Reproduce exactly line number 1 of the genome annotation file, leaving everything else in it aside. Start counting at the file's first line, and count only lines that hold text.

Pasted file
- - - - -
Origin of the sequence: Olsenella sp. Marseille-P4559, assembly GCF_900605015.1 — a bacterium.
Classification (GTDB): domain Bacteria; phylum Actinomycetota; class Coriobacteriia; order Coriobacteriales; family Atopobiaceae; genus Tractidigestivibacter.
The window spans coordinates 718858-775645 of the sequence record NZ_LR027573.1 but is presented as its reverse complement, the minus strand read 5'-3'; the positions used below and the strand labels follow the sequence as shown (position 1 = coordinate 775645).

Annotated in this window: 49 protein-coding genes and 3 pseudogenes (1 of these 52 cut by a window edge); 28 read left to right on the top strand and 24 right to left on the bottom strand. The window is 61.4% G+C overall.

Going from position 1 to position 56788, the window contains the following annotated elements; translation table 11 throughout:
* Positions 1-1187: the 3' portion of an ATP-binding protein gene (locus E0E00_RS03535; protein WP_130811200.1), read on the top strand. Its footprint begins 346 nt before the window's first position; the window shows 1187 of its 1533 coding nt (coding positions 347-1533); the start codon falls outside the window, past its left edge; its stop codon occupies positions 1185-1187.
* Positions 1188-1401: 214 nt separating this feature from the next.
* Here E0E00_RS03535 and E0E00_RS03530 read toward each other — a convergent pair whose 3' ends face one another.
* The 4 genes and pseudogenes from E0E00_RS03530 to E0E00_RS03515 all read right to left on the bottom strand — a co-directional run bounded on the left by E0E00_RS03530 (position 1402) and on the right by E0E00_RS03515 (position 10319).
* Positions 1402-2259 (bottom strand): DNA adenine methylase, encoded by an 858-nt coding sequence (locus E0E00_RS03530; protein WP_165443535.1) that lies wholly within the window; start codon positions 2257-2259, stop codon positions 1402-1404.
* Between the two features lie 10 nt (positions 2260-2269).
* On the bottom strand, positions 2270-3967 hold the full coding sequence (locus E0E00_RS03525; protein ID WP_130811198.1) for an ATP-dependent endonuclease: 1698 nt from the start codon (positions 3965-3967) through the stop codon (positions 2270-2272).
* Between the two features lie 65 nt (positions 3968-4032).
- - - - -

Origin of the sequence: Olsenella sp. Marseille-P4559, assembly GCF_900605015.1 — a bacterium.